Former Siberia Internees Remembered In Tokyo

Former Siberia internees remembered in Tokyo

An annual memorial service was held in Tokyo on Sunday to commemorate the Japanese who died in Soviet detention camps in Siberia and elsewhere after World War Two.

About 100 people observed a moment of silence at Chidorigafuchi National Cemetery at a ceremony organized by an association of former internees and bereaved families.

August 23 marks 75 years since the former Soviet Union ordered Japanese soldiers and civilians in China to be sent to labor camps in Siberia, Mongolia and elsewhere.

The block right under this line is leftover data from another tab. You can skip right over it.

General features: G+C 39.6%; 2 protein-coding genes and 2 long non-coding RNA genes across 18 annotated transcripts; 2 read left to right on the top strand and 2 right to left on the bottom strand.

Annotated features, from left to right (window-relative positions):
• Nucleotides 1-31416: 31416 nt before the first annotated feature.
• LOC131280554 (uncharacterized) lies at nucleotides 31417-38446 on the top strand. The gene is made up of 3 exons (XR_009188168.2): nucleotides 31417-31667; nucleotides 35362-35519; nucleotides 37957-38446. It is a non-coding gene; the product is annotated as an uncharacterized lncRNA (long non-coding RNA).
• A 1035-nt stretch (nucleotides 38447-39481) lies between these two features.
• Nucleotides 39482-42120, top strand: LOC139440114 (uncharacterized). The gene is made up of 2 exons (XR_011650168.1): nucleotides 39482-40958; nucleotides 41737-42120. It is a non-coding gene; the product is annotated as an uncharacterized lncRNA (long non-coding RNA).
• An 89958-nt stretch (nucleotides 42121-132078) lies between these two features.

The order came about a week after the day Japan commemorates the end of World War Two: August 15, 1945.

This year's event comes after the revelation that the government has overlooked the problem that many of the remains of World War Two victims collected overseas may not be of Japanese people.

The welfare ministry in July set up a center to scientifically analyze the remains.

Niizeki Shoji, who was detained in Siberia for four years, said he was shocked to learn about the mix-up. He questioned whether the government had been acting in good faith.

The coronavirus pandemic also cast a shadow over the anniversary. The number of participants was about half the usual number. Plans for collecting remains and visiting gravesites have also been stalled. Niizeki said there was a need to do things differently.

Another former internee, Nishikura Masaru, said he hopes the pandemic ends soon, so he can continue his activities conveying his experience to others.